- 11 -

 

Effect of Recently Issued Amendments to Authoritative Accounting Guidance

 

In June 2016, the Financial Accounting Standards Board (“FASB”) issued amendments to the guidance for accounting for credit losses. In November 2019, the FASB deferred the effective date of these amendments for certain companies, including smaller reporting companies. As a result of the deferral, the amendments are effective for us for reporting periods beginning after December 15, 2022. The amendments replace the incurred loss impairment methodology under current GAAP with a methodology that reflects expected credit losses and requires the use of a forward-looking expected credit loss model for accounts receivables, loans, and other financial instruments. The amendments require a modified retrospective approach through a cumulative-effect adjustment to retained earnings as of the beginning of the first reporting period in which the guidance is effective. We plan to adopt the amendments when they become effective for us on January 1, 2023. We do not currently expect that the adoption of these amendments will have a material impact on our consolidated financial statements. 

 

 

(3)

RESTRUCTURING AND OTHER CHARGES

 

EMS Segment Restructuring and Facility Consolidation

 

As discussed in Note 3 to our consolidated financial statements in our 2020 Form 10-K, on September 21, 2020, we notified employees in our Fremont, California facility of a plan to consolidate all manufacturing for our EMS segment into our manufacturing operations located in Mt. Laurel, New Jersey. The consolidation of manufacturing operations resulted in the closure of the Fremont facility and the termination of certain employees at that location. As a result of the consolidation, we incurred charges for severance and other one-time termination benefits, other associated costs, including moving and production start-up costs, and charges related to exiting the facility, including an impairment charge related to the ROU asset for the lease of the Fremont facility. These charges are more fully discussed in Note 3 to our consolidated financial statements in our 2020 Form 10-K. During the six months ended June 30, 2021, we incurred $132 of additional charges associated with finalizing the integration of the manufacturing operations. All of these charges were cash charges and are included in restructuring and other charges in our consolidated statement of operations. The integration of our EMS manufacturing operations has taken longer than originally anticipated, primarily as a result of the significant increase in our business activity in the first half of 2021. During the second quarter of 2021, we delayed some final integration activities and instead allocated our resources to meet customer demand for shipments of our products. We currently expect to complete the integration of the EMS manufacturing operations in the third quarter of 2021 and expect to incur additional cash charges in the range of $50 to $100.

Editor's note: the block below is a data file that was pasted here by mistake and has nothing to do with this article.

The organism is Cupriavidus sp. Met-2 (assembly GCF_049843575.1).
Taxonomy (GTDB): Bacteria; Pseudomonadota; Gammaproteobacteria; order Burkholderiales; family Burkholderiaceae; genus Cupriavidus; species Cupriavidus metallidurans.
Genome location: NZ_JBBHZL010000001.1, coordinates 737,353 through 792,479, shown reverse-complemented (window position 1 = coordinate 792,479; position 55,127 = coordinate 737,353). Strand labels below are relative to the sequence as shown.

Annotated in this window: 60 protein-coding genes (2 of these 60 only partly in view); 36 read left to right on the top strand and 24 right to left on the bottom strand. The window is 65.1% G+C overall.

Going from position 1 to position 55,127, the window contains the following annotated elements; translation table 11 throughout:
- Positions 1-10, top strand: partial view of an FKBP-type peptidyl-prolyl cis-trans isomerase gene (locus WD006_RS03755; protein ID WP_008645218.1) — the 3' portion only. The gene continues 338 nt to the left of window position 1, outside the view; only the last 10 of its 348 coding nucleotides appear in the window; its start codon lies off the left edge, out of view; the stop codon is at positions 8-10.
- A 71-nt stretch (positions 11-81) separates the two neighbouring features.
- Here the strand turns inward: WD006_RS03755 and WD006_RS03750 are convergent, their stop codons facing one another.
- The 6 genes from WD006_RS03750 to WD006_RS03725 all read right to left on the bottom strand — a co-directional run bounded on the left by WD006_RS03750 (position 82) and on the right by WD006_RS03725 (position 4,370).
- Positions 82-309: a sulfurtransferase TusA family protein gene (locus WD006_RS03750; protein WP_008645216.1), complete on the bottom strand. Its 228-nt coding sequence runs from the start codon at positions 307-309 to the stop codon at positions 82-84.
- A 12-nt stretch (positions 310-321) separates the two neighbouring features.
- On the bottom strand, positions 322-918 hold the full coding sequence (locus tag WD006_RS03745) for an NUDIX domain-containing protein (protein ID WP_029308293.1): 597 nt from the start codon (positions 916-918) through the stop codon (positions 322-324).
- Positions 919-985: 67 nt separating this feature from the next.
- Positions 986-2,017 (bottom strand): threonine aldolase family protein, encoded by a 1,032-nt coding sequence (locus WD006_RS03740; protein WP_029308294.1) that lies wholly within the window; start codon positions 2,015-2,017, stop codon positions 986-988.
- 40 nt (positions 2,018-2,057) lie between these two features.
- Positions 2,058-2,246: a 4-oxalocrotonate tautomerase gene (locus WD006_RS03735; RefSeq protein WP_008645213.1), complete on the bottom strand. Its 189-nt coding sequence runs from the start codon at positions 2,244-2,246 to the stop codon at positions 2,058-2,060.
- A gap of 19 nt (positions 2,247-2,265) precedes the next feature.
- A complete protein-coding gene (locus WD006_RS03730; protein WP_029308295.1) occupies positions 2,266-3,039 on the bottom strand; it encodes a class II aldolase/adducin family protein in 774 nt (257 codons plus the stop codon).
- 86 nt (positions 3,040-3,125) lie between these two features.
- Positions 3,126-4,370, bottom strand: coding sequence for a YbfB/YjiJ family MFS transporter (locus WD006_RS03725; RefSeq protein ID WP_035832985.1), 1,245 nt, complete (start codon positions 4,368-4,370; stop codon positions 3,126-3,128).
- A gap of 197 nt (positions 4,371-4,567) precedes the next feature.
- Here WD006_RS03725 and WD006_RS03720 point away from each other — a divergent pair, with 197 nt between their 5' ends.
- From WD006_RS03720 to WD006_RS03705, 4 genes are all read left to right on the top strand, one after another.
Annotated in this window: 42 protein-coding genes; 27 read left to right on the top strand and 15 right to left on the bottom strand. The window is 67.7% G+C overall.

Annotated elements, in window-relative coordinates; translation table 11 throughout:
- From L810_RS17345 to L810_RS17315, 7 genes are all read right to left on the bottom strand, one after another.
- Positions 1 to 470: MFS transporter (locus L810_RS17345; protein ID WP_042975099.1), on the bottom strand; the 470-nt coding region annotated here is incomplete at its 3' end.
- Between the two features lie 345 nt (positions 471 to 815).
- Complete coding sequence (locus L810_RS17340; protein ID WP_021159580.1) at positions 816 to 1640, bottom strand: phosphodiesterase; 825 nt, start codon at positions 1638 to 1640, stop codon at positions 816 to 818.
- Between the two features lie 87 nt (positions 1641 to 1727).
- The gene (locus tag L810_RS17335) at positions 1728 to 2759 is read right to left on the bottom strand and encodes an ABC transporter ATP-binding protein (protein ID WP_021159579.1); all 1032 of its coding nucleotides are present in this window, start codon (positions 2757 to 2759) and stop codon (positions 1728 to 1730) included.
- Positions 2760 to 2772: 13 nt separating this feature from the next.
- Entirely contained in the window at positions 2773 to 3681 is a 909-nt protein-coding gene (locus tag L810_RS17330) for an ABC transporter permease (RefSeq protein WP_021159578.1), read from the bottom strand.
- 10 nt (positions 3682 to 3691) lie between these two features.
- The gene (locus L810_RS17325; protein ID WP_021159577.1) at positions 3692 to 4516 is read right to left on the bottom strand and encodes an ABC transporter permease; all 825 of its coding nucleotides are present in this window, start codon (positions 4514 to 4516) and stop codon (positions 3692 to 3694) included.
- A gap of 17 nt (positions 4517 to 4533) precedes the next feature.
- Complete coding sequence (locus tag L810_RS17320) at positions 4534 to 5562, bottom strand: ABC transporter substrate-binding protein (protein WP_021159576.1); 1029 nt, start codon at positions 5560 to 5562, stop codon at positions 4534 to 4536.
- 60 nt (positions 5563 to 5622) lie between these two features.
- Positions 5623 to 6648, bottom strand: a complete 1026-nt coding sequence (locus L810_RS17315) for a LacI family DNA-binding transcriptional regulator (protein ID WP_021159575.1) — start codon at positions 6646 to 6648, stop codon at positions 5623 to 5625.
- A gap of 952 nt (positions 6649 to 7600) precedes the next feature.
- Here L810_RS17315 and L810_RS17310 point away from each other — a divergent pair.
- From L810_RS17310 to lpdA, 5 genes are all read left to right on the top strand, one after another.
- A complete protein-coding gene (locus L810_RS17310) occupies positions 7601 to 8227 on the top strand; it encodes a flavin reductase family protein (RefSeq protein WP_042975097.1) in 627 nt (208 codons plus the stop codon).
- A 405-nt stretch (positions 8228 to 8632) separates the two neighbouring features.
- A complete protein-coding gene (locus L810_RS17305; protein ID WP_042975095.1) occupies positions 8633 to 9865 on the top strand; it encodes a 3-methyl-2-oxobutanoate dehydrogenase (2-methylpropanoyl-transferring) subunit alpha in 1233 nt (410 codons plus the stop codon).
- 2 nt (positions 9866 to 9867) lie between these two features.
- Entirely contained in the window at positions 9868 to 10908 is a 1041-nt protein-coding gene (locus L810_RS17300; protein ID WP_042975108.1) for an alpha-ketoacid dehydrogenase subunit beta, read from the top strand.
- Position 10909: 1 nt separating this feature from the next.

Executive Management Changes